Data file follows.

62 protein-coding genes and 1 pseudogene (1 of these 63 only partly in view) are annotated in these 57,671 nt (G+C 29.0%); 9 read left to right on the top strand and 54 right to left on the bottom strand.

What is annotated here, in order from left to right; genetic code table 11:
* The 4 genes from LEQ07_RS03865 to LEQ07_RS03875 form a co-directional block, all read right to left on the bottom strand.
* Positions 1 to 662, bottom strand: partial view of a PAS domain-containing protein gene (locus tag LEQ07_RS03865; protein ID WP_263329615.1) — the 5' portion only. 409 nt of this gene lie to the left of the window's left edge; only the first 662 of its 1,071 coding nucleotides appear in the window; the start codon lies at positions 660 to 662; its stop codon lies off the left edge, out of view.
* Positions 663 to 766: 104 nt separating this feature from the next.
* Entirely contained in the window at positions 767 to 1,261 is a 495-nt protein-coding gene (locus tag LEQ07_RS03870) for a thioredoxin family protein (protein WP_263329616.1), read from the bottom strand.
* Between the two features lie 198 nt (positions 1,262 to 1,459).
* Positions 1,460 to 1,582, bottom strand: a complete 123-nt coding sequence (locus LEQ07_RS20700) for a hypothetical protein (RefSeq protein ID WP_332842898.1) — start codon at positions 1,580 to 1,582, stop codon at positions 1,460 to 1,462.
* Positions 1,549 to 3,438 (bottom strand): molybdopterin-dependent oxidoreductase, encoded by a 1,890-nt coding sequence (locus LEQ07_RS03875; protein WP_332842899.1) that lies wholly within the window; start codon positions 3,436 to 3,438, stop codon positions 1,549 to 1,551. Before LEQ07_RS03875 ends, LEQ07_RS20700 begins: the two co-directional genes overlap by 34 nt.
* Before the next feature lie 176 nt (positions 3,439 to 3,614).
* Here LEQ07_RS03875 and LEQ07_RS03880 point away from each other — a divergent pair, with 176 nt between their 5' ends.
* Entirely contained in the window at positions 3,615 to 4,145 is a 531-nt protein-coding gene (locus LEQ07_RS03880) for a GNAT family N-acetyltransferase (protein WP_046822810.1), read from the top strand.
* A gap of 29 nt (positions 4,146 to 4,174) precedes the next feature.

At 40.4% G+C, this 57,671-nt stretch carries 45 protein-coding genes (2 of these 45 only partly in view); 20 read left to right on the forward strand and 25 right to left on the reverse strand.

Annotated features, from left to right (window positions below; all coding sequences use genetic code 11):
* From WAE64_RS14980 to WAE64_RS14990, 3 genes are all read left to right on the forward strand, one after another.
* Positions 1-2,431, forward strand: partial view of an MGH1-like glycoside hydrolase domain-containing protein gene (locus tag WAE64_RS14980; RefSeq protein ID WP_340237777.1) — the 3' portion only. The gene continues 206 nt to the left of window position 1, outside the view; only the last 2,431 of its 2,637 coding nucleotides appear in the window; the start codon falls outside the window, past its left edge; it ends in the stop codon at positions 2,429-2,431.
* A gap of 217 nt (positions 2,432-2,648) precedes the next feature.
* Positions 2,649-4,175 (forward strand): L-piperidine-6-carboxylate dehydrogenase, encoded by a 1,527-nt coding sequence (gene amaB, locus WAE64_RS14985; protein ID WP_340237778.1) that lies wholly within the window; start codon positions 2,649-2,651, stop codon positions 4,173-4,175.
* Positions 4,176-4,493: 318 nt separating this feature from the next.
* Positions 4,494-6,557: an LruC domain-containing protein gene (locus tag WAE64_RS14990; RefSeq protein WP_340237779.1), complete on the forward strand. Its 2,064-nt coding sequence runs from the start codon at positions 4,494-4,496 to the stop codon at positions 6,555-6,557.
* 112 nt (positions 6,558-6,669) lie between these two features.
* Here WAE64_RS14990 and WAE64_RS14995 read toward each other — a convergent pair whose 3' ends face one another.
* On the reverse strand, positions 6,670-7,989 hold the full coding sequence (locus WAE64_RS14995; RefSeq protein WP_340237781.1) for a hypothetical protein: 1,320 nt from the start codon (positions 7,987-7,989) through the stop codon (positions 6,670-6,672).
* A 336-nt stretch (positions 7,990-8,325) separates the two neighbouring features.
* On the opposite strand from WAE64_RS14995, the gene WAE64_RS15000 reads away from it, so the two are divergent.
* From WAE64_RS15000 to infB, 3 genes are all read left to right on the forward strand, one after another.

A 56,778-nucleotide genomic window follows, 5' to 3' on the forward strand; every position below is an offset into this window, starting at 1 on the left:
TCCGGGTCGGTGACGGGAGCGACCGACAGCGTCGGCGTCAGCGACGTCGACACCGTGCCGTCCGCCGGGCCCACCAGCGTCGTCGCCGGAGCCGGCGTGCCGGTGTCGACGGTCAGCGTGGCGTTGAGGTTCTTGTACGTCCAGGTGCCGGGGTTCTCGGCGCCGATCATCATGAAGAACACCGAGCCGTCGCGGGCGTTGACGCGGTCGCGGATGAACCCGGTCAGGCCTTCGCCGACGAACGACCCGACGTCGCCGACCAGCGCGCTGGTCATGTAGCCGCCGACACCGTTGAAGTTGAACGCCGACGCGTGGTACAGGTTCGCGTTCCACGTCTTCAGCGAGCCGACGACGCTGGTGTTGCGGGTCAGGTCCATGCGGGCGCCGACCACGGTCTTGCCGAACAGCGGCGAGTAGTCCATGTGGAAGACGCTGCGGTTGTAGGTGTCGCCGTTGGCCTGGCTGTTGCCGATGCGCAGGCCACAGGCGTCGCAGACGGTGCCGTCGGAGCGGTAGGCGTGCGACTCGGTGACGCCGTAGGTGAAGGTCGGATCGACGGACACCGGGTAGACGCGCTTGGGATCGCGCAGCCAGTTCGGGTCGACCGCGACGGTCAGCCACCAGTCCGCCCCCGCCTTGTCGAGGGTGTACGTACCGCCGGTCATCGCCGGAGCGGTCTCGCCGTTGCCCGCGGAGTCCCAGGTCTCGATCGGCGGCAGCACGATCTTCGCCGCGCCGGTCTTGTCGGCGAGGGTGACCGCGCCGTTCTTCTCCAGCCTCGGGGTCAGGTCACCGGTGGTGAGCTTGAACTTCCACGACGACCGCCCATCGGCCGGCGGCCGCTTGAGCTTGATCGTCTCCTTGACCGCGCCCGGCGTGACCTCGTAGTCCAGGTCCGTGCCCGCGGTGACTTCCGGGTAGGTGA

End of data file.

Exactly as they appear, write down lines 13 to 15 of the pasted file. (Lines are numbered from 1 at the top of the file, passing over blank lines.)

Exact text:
* A gap of 29 nt (positions 4,146 to 4,174) precedes the next feature.

At 40.4% G+C, this 57,671-nt stretch carries 45 protein-coding genes (2 of these 45 only partly in view); 20 read left to right on the forward strand and 25 right to left on the reverse strand.

Annotated features, from left to right (window positions below; all coding sequences use genetic code 11):